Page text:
## Research Accomplishments of Kevin Lehmann1. Provided the first correct description of the nature of the reaction
between H 2. Performed one of the first Resonance Enhanced, Multiphoton Ionization
Studies of a diatomic molecule, leading the discovery of several new
electronic states of I 3. Ph.D. thesis work was the first systematic attempt to use high resolution overtone spectroscopy to study the nature of intramolecular vibrational energy redistribution (IVR). This work demonstrated that rapid IVR is not universal in small polyatomic molecules, even at an excitation of ~50% of a C-H bond dissociation energy. This work also set a standard for the careful comparison of polyatomic vibrational spectra at high energy with theoretical predictions based upon variational calculations of the ro-vibrational dynamics. (4-8,10,14) These studies where later extended by Lehmann to high energy using novel spectroscopic methods of increasing sensitivity, and has most recently allowed the study of vibrational states of HCN with ~75% of the dissociation energy (137). Even at this energy, which is twice the barrier for the HCN <-> HNC chemical isomerization, the molecule does not isomerizes, despite the fact that statistical reaction rate theory predicts sub-ps isomerization. 4. Demonstrated the formal equivalence of Harmonically Coupled, Anharmonic
Oscillator Model of Mark Child and others with the older Darling-Dennison
resonance model. This work demonstrated how local mode vibrational dynamics
arises from a normal mode treatment of the anharmonic oscillator problem.
(9). The work was then extended to show how a Darling-Dennison type resonance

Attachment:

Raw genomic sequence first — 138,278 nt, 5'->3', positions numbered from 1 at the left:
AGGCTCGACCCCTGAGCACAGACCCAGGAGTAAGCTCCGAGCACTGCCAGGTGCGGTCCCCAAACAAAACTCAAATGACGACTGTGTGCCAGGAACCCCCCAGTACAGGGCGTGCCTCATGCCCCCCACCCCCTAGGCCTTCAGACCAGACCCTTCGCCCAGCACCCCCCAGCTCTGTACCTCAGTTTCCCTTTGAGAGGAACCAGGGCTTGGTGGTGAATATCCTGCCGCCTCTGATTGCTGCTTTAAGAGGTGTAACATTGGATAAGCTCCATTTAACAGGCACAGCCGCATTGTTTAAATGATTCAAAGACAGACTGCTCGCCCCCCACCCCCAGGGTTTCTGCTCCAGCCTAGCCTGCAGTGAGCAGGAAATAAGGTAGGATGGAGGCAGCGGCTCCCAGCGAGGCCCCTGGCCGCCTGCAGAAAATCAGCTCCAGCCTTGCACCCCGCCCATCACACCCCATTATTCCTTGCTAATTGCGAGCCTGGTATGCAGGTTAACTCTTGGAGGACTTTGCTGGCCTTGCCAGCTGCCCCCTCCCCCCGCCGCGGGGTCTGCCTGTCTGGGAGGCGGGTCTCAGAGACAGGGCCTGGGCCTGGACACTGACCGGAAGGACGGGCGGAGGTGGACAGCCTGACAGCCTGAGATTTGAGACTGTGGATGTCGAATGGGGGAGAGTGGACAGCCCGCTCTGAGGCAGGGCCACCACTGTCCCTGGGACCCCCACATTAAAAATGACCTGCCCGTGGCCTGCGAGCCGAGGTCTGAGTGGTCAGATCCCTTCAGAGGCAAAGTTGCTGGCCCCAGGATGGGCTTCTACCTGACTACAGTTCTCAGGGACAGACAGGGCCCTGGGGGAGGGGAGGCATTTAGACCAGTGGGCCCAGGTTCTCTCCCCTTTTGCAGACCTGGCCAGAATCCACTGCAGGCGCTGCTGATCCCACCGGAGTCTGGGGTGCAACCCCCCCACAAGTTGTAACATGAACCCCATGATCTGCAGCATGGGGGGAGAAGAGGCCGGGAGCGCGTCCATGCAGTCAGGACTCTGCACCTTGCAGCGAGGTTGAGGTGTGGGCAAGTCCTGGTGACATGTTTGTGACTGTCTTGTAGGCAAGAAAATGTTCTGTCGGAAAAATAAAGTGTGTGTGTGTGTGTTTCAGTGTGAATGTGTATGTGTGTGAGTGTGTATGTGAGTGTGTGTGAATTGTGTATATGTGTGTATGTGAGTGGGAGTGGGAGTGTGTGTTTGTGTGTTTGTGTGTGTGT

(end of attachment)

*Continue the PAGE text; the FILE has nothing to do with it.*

model can be constructed for any molecule (18, 33). Later work demonstrated
how the local ro-vibrational limit naturally arises when the local mode
tunneling rate becomes longer than the rotational precession rate and
how this leads to a further reduction in tunneling rates and the transformation
of the spectrum into four fold degenerate clusters of levels (43, 54).
These spectral structures were later discovered in overtone spectra of
H 5. Developed the highly sensitive and state specific method of Microwave
detected, Microwave-Optical double resonance (MD-MODR) (13). This method
was used for an extensive study of the entire overtone spectrum of NH 6. The MD-MODR method was used for the first systematic study of the
statistical character of the spectrum of NO 7. The determination of the bending potential of HCP over a then unprecedented
range of bending angle by use of dispersed emission spectroscopy (15).
This work set the stage for later Stimulated Emission Pumping experiments
performed by Robert Field and collaborators (38). This SEP work was greatly
added by a comprehensive study of the electronic spectrum of HCP in a
cold jet (T 8. A series of studies were made to provide, for the first time, accurate
systematic overtone band intensities of a polyatomic molecule (21, 24,
30, 32, 34). Theoretical modeling showed that the data could not practically
be used to determine polyatomic dipole moment functions, but did provide